Minnesota "come with"

Arnold M. Zwicky zwicky at CSLI.STANFORD.EDU
Tue Jun 27 16:20:35 UTC 2006

On Jun 27, 2006, at 8:26 AM, Barbara Need wrote:

>> John, I assume you mean "come with"/"go with" in which
>> no "object" follows "with"?
>> I discuss the locution (which I identify as a Chicago
>> phenomenon) and some (possibly) parallel constructions very
>> briefly in American Speech 72 (1997): 224.  Nothing
>> definitive, though.
>> --Charlie
> Also used in Milwaukee. I was told it was from German.

surely we've had this discussion before.  as i recall, "come
with" (without object) appears in a variety of areas where speakers
of germanic languages were once concentrated: german dialects,
scandinavian languages, and yiddish, in particular.  so it's a
substratum feature, noticeable in descendants of speakers of the
original languages who don't themselves speak those languages *and*
in many others who picked it up from those descendants, as part of
the "local dialect".  (i also recall that "go with" is sometimes said
to be more restricted than "come with".)

the result is a very odd pattern of geographical distribution, made
even more complex by the fact that just because a substratum feature
survives in one place doesn't mean it's going to survive everywhere;
some descendants of speakers of germanic languages don't have the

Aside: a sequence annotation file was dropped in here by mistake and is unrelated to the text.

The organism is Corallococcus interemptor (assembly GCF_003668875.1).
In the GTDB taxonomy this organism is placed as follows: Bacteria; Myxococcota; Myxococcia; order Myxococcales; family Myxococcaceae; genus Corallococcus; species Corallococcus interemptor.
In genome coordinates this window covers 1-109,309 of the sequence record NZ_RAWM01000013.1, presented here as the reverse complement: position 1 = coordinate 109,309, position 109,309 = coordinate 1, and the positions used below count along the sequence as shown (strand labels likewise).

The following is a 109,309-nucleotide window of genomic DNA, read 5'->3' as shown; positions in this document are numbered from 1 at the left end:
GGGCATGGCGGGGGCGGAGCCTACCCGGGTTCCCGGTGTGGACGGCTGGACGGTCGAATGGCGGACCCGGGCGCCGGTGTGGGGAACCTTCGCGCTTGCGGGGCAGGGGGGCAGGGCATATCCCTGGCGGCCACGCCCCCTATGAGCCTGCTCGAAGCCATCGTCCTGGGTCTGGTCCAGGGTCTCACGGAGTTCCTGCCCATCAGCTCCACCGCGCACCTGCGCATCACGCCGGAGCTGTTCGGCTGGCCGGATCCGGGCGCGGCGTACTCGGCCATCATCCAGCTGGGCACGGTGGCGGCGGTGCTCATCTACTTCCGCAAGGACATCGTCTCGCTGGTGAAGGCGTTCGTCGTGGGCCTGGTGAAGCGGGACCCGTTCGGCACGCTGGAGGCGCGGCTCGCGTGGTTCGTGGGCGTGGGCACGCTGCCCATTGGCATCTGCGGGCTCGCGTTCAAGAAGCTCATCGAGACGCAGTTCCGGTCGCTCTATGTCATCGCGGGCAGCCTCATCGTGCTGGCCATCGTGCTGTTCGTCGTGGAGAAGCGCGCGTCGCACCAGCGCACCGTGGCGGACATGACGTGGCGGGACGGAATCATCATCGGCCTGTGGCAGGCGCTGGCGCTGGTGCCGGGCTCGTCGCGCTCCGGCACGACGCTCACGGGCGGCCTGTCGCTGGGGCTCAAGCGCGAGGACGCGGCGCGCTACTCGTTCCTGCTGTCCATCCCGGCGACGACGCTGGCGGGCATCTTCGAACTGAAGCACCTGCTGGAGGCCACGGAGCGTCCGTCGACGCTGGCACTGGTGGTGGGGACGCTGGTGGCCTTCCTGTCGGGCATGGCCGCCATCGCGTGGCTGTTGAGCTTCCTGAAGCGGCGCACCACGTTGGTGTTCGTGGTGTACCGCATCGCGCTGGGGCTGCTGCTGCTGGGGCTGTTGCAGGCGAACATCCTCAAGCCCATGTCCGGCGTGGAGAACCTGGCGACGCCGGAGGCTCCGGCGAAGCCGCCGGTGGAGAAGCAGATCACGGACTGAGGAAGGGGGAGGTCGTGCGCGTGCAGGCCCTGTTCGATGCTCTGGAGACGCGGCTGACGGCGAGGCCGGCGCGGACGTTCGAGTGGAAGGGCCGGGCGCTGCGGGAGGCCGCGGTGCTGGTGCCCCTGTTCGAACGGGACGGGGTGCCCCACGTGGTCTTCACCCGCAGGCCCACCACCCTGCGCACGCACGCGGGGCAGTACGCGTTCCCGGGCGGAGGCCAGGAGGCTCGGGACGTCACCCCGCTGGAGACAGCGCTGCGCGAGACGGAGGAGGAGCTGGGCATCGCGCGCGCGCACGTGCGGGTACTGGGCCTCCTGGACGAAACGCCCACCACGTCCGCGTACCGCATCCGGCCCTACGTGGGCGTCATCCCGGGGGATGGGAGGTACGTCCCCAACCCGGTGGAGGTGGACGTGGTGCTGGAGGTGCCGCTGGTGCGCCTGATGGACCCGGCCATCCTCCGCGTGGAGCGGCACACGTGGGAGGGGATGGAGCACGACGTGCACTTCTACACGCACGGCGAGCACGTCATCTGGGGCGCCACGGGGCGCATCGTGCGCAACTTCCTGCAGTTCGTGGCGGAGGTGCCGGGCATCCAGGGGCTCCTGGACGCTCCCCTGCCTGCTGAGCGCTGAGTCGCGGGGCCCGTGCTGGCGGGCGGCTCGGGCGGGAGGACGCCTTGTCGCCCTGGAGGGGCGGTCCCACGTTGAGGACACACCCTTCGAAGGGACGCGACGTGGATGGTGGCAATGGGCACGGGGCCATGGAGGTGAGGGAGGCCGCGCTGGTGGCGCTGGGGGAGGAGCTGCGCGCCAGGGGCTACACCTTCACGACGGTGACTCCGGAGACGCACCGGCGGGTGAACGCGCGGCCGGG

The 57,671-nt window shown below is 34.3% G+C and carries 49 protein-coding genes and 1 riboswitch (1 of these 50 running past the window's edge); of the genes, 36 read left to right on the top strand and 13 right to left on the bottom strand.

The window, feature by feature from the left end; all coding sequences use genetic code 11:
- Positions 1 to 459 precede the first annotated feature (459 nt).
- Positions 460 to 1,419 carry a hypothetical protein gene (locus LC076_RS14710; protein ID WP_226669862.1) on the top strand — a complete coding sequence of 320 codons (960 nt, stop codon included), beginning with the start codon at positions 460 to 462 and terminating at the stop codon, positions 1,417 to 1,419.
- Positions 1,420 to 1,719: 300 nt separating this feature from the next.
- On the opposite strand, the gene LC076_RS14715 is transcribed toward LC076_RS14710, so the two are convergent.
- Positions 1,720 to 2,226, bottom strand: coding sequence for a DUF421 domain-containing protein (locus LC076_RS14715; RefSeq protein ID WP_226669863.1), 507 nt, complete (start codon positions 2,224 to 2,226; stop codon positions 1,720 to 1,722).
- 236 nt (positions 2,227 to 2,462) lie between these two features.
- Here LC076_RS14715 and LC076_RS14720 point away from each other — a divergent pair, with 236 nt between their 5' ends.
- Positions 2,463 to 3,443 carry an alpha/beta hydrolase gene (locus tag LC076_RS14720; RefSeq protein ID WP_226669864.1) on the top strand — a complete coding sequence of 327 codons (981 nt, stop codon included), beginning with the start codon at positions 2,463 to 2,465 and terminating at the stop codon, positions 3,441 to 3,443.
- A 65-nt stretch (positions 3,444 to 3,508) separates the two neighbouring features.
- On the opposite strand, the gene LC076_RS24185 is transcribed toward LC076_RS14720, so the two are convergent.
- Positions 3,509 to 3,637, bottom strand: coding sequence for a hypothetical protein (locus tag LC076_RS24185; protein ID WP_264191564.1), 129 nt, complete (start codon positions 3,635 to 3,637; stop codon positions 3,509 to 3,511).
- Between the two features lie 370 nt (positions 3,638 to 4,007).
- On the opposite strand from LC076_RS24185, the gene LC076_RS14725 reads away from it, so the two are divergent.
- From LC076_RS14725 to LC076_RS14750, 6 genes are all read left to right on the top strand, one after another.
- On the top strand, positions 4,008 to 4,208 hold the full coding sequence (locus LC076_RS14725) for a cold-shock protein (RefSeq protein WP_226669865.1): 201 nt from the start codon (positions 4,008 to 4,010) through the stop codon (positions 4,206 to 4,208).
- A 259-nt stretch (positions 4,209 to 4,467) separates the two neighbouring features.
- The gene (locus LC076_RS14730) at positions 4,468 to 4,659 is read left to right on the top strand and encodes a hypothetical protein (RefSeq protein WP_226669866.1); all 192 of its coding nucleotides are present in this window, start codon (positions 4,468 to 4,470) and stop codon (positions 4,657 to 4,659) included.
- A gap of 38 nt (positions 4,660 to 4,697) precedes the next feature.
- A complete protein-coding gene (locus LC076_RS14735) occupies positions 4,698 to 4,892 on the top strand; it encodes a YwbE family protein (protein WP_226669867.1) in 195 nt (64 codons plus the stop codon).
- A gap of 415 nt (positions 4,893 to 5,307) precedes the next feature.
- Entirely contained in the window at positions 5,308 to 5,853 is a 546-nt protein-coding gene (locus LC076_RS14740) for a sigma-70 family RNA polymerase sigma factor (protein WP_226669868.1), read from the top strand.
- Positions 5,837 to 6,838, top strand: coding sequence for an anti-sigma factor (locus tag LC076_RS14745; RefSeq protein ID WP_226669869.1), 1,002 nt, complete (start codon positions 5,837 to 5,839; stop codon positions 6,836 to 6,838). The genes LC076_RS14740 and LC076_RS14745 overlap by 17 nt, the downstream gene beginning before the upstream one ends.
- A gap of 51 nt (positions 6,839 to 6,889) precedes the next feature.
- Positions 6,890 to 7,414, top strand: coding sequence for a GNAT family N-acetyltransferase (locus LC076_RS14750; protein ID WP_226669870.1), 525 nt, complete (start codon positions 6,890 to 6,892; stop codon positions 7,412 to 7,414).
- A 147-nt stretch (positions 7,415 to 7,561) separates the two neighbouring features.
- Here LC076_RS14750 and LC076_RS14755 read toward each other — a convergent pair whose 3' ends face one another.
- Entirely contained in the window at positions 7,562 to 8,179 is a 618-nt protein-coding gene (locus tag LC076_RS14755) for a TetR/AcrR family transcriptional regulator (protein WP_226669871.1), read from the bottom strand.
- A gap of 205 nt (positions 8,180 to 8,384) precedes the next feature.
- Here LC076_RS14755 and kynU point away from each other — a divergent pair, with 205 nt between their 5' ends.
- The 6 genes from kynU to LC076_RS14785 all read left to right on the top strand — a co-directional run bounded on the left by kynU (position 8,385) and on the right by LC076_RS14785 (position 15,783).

feature.  it certainly wasn't prevalent in the pennsylvania dutch
english around me in my childhood; i first noticed it in the speech
of jewish friends from the new york area.  (it might be that people
around me with very heavily pa.-dutch-influenced english used "come
mit", but i don't recall the fully anglicized "come with".)

this causes me to wonder about the distribution of the question-tag
particle "ain't?" (and its emphatic variant "ai not?" -- both usually
with high rising intonation), as in
   You're goin' now, aint?/ai not?
this was a very noticeable feature of pa. dutch english in my
childhood, though already being stigmatized as rural -- a "dumb
dutch" feature.  (to be fully authentic, "now" should be pronounced

arnold (zwicky at csli.stanford.edu

The American Dialect Society - http://www.americandialect.org

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